Anatomy of Criticism V

by | September 14, 2015 |

Note: I have devoted four previous blogs to Frye’s Anatomy of Criticism (1957). Please see them before reading this: Anatomy of Criticism IAnatomy of Criticism IIAnatomy of Criticism III, and Anatomy of Criticism IV.

This blog is a postscript to Anatomy of Criticism I – IV in which I discuss Northrup Frye’s Anatomy of Criticism (1957). I have two points to make.

On emotion

Frye beings with the bare bones of fiction:

“In literary fictions the plot consists of somebody doing something. The somebody, if an individual, is the hero, and the something he does or fails to do is what he can do, or could have done, on the level of the postulates made about him by the author and the consequent expectations of the audience” (33).

The first flesh he adds is emotion, and his first subsection is tragedy:

“The words pity and fear may be taken as referring to the two general directions in which emotion moves, whether toward an object or away from it” (37).

He then proceeds to outline the ways these emotions move through his various tragic fictional modes.

The corresponding comic fictional emotions are sympathy and ridicule (43). Central to comedy is erotic intrigue. So is relief, such as when a bad actor is removed from the scene, the villain properly punished.

As a romance writer I appreciate Frye’s unabashed emphasis on emotion, the way he takes for granted the emotional center of all fiction. Different modes foreground different emotions.

The topic of the contemporary romance novel is desire, what it’s like to desire, what it’s like to be desired. Desire makes one vulnerable, and vulnerable characters are inevitably in conflict with their desiring selves as much as they are with their objects of desire who are similarly conflicted.

In this sense, then, the term romance in Frye’s terms is apt in its capture of the mythic dimension of the contemporary romance: “Agon or conflict,” he states, “is the basis or archetypal theme of romance, the radical of romance being a sequence of marvelous adventures” (192).

The “marvelous adventure” in the contemporary romance novel is, obviously, the quest for true love. Unlike its medieval counterpart, the contemporary version is as likely to be portrayed with warts and scars as it is with idealized hearts and flowers.

In this quest sense, then, Frye’s romance mode has deep resonances with contemporary romance novels:

“The quest-romance has analogies to both rituals and dreams…. Translated into dream terms, the quest-romance is the search of the libido or desiring self for a fulfillment that will deliver it from the anxieties of reality but will still contain that reality” (192-193).

Sexuality hovers tantalizingly on the edges (or perhaps in a deep, hidden center) of Frye’s romance mode. In the contemporary romance novel it sometimes takes center stage.

Although, as I’ve said, the contemporary romance novel no longer fully operates within Frye’s notion of the romance mode, neither does it slip entirely out of its mythic grasp. Nor does it want to.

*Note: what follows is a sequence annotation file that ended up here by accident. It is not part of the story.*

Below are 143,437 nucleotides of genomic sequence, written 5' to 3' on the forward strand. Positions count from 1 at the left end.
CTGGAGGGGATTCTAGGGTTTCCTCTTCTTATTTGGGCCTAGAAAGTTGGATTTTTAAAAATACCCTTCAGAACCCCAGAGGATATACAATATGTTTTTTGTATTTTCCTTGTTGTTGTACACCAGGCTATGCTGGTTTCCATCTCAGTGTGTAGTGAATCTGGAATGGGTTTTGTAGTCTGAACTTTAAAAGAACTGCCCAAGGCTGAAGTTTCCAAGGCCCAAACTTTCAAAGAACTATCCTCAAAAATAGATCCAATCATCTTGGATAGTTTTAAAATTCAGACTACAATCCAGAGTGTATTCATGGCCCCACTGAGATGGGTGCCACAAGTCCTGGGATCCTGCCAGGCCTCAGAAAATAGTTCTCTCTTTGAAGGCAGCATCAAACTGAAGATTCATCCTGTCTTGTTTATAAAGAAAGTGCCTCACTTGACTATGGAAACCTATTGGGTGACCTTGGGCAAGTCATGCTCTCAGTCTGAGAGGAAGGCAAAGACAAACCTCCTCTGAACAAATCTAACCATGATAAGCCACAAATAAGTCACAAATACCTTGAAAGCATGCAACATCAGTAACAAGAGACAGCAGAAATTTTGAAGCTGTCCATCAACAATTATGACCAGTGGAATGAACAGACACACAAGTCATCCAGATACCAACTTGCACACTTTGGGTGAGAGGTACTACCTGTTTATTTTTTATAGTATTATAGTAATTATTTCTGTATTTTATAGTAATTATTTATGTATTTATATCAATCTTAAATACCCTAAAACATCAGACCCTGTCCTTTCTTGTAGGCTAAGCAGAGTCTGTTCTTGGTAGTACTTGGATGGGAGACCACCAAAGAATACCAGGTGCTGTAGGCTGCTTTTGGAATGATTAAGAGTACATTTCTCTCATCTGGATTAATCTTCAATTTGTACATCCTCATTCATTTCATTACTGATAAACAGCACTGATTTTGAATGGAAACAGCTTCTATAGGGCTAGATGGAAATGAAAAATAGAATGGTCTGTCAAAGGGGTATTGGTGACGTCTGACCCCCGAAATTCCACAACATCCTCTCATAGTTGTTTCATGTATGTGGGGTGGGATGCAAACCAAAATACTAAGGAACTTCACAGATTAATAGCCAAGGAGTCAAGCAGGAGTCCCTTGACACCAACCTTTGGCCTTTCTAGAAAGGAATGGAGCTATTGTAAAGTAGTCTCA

This duality in contemporary romance novels – that they are both continuous with “the romances of old” and sites of engagement with contemporary concerns and non-romance modes – make them difficult for the critic to grasp. They’re simply easier to dismiss or ignore.

Contemporary genres as marketing strategies

Frye is upfront about the fact that he is dealing with works of literary value and merit, great works of arts, all the while declining to make a definitive statement about what might constitute that greatness. He is more interested in providing a framework for understanding that art through his study of the interrelated structural dynamics of Western literature since the Greeks.

Frye selects his examples – many and masterfully done – and makes his case.

In contrast, I have offered very few examples of particular romance novels and have instead been speaking of the lump “the contemporary romance novel.”

Although I have no desire nor need to rescue the entire lump, I have felt it necessary to refer to the whole in case there is a great romancer among us so that she “should not be left on the sidelines of prose fiction,” as Frye has said, “because the critic has not learned to take the romance form seriously” (305).

Nevertheless I feel prey to the phrase “the contemporary romance novel” because my first guess is that the contemporary label romance arose as a marketing convenience, post 1972, when publishers discovered the great profitability of a certain kind of narrative and booksellers could designate a section in the bookstore where they were easily found.

Thus all books marketed in that category are taken as undifferentiated examples of that category.

And thus began the simultaneous differentiation into what are now called genres: detective, westerns, fantasy, science fiction, and romance.

Of all the genre names only the label romance precedes the twentieth century, with its tug of old-fashionedness.

Of all the genres romance is the most vilified, and it’s label is to be escaped, if possible.

A case in point would be Zane Grey’s Riders of the Purple Sage (1912), which is now taken as a classic western. By Frye’s criteria, its plot, religious theme, and idyllic ending operate solidly in the romantic mode.

By the way, Frye deals handily with the detective story as a facet of literature in an ironic age (see his discussion pp. 46-47).

I would love a contemporary Frye to help me make sense of the literary developments that have come in the wake of 1957.

For more writing advice, visit my complete guide on how to write a book.

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This post was written by Julie Tetel Andresen

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